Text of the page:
There is no cure for NMOSD. Instead, I am upkept, like the maintenance of a car, burned with chemo after chemo, treatment after treatment. We have to keep pushing down my immune system to nothing because otherwise it will go on the attack again. Somehow, it keeps attacking anyway. We catch most of these breakthrough attacks within 24 hours and completely reverse the damage.

During one of these attacks, we head to the ER. Upon hearing my diagnosis, rather than treat me with steroids to stop the inflammation, the ER doctor tells my parents there’s no point. It’s inevitable that I will become paralyzed or blind. Why continue to fight it when that’s the case?

“Are we really putting Ireland through all these traumatic treatments for nothing?” my mother posts on my CaringBridge page.

Despite this doubt, we go elsewhere for treatment and fully reverse the new damage.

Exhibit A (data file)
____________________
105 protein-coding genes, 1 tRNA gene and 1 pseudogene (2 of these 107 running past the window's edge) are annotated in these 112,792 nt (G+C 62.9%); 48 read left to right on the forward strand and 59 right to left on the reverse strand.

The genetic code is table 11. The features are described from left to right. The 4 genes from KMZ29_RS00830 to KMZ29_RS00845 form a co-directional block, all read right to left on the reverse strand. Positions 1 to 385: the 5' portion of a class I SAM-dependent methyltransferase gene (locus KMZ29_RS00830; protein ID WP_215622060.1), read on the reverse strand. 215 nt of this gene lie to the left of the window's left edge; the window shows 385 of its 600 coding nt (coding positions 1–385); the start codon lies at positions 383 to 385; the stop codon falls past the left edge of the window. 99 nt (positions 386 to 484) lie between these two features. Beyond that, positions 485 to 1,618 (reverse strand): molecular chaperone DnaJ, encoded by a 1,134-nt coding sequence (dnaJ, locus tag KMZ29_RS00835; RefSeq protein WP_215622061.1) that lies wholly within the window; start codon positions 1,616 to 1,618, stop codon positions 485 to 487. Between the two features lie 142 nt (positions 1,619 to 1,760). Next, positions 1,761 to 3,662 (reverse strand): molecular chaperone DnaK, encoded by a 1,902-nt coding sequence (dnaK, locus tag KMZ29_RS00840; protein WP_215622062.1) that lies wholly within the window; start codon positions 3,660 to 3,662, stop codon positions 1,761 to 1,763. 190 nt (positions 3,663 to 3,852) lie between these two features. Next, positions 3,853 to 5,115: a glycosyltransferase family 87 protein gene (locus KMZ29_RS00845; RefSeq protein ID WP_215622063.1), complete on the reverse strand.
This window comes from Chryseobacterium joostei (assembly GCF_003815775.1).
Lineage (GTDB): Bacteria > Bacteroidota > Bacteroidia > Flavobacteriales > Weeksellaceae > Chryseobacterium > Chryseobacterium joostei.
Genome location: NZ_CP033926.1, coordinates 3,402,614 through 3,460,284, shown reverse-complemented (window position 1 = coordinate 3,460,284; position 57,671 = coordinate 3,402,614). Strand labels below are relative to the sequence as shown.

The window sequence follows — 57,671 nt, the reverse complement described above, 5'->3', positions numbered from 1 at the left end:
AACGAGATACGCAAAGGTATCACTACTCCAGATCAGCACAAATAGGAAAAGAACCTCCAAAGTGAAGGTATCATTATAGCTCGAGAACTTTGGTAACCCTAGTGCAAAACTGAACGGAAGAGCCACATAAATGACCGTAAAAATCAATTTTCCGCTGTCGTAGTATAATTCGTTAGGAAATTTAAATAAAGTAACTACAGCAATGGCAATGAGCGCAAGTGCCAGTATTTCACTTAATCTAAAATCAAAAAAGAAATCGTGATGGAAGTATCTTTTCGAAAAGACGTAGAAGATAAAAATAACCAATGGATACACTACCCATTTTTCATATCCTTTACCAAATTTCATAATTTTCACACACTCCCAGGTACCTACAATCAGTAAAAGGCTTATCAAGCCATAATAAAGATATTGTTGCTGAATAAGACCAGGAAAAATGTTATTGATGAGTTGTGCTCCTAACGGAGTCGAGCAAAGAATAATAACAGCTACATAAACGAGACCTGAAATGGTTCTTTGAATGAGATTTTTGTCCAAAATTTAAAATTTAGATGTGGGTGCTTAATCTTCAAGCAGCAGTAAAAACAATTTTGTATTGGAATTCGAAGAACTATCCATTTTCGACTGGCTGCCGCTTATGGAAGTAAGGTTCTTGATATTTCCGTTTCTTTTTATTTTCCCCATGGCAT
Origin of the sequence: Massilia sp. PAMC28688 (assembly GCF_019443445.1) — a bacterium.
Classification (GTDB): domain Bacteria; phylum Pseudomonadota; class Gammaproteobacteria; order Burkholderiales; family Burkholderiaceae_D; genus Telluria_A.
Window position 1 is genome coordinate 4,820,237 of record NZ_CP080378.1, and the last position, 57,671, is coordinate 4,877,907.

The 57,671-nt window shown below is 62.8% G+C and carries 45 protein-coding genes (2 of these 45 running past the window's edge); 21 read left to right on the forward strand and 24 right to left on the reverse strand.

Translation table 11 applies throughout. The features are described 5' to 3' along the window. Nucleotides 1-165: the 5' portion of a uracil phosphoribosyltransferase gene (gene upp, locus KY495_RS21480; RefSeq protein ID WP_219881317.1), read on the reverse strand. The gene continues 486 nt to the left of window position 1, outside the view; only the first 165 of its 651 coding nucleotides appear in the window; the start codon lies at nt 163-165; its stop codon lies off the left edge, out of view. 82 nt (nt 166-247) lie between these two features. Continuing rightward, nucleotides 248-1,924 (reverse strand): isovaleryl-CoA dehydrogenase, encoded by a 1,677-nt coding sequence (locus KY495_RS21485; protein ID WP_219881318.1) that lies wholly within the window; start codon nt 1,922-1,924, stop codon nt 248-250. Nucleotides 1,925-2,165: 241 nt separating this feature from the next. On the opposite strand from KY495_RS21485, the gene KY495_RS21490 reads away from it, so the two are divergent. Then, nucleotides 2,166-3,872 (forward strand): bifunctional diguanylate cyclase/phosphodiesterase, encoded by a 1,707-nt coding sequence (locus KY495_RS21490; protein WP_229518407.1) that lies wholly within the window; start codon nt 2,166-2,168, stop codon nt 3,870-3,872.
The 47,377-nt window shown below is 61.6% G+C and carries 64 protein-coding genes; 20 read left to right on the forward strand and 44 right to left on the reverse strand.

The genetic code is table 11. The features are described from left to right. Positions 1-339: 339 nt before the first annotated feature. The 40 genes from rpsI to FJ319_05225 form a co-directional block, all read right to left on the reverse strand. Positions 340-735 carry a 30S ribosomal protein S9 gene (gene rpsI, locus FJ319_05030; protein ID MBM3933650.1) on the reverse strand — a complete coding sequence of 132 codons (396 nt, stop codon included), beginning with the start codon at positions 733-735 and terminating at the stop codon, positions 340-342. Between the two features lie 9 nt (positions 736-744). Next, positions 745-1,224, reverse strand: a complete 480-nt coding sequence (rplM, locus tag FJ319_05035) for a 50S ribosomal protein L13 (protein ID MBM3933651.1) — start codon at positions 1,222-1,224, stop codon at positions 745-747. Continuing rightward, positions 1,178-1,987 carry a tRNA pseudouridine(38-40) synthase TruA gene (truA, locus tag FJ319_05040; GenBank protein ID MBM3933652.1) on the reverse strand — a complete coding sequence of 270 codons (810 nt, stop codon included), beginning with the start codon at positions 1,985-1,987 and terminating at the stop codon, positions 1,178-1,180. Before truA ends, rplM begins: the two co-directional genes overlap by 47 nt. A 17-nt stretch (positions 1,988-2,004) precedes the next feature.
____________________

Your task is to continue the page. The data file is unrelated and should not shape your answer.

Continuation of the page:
I become more stable. We go from chemo once every 3 months to once every 6 months after the attacks seem to stop, and today is just another treatment day. The nurse comes in, retrieving a small butterfly needle. She takes the plastic tip off. I watch as the metal slides underneath my skin. The blood shoots from my vein, sometimes coating a pillow or blanket, sometimes caught by a washcloth before getting that far. I always watch when they put the IV in; it hurts more when I do not look because fear is more painful than such a small pain could ever be. They flush a syringe of saline through. A metallic taste is in the back of my throat, I choke it down, just as I do any emotion while a nurse is present. Can’t have them think I’m weak, or anything. Next, they hook up the chemo. It begins its slow burn, pushing poison through me. It tastes just as wrong. If the pump rate gets too high, we slow it down. I know when it is too high because I can’t help but begin to cry. It feels like burning, like necrosis and decay crawling and scraping itself up my arm. Every thirty minutes, the blood pressure cuff annoyingly tightens. I went to the bathroom twice, at the two- and four-hour mark. Unplugging my IV pole from the electrical outlet and hobbling down the hall with a parent in tow is the norm now. I’m already growing weaker, my body rebelling against me, but the full effects are seen at the five-hour mark. At this point, the poison has run its course. I attempt to sit up but feel as though I am a ragdoll. My right arm retains basic function; the left arm, the one with the IV in, feels raw. The IV is removed and then we remove ourselves to eat something then drive home. I will take my painkiller and sleep. I know this pattern now—it is always the same.